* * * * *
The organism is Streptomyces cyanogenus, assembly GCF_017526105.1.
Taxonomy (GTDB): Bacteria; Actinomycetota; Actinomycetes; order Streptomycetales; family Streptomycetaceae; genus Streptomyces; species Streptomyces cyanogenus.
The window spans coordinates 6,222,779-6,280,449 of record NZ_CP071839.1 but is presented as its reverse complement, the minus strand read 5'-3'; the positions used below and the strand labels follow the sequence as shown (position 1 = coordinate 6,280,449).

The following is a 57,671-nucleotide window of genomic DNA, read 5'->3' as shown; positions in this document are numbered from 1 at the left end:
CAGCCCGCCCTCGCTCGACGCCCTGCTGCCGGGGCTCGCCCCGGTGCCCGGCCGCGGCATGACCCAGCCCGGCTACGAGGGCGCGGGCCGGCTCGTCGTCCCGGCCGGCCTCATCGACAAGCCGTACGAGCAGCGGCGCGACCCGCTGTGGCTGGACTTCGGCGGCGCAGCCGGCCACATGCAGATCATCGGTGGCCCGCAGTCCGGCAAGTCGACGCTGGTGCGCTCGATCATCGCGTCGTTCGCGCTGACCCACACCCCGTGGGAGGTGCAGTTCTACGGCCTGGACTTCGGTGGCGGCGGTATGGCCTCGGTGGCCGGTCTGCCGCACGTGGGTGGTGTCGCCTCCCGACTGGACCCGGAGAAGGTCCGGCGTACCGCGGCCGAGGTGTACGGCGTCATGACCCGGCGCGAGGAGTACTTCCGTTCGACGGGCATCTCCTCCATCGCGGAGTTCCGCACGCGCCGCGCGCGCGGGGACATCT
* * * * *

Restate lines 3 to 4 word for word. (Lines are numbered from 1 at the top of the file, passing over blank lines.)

The window spans coordinates 6,222,779-6,280,449 of record NZ_CP071839.1 but is presented as its reverse complement, the minus strand read 5'-3'; the positions used below and the strand labels follow the sequence as shown (position 1 = coordinate 6,280,449).

The following is a 57,671-nucleotide window of genomic DNA, read 5'->3' as shown; positions in this document are numbered from 1 at the left end: